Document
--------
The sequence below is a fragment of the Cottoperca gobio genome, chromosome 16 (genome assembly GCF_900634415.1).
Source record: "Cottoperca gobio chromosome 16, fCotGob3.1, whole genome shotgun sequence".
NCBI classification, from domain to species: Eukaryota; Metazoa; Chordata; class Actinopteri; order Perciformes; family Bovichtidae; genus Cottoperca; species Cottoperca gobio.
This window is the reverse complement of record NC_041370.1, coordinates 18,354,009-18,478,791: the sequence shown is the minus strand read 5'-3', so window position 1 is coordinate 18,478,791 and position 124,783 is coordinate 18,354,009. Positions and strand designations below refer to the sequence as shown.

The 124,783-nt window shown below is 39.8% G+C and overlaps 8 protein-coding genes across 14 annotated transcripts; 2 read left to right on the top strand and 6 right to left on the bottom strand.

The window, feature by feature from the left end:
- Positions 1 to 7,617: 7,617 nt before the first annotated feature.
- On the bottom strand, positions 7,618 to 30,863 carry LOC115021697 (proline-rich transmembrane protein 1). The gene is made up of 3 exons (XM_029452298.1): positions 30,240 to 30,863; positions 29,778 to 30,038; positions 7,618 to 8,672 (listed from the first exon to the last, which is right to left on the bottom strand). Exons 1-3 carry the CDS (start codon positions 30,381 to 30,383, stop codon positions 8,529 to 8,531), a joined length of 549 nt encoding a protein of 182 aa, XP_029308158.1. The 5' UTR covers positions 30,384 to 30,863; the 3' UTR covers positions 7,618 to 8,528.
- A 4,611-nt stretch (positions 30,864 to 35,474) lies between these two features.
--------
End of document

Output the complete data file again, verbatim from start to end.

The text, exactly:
The sequence below is a fragment of the Cottoperca gobio genome, chromosome 16 (genome assembly GCF_900634415.1).
Source record: "Cottoperca gobio chromosome 16, fCotGob3.1, whole genome shotgun sequence".
NCBI classification, from domain to species: Eukaryota; Metazoa; Chordata; class Actinopteri; order Perciformes; family Bovichtidae; genus Cottoperca; species Cottoperca gobio.
This window is the reverse complement of record NC_041370.1, coordinates 18,354,009-18,478,791: the sequence shown is the minus strand read 5'-3', so window position 1 is coordinate 18,478,791 and position 124,783 is coordinate 18,354,009. Positions and strand designations below refer to the sequence as shown.

The 124,783-nt window shown below is 39.8% G+C and overlaps 8 protein-coding genes across 14 annotated transcripts; 2 read left to right on the top strand and 6 right to left on the bottom strand.

The window, feature by feature from the left end:
- Positions 1 to 7,617: 7,617 nt before the first annotated feature.
- On the bottom strand, positions 7,618 to 30,863 carry LOC115021697 (proline-rich transmembrane protein 1). The gene is made up of 3 exons (XM_029452298.1): positions 30,240 to 30,863; positions 29,778 to 30,038; positions 7,618 to 8,672 (listed from the first exon to the last, which is right to left on the bottom strand). Exons 1-3 carry the CDS (start codon positions 30,381 to 30,383, stop codon positions 8,529 to 8,531), a joined length of 549 nt encoding a protein of 182 aa, XP_029308158.1. The 5' UTR covers positions 30,384 to 30,863; the 3' UTR covers positions 7,618 to 8,528.
- A 4,611-nt stretch (positions 30,864 to 35,474) lies between these two features.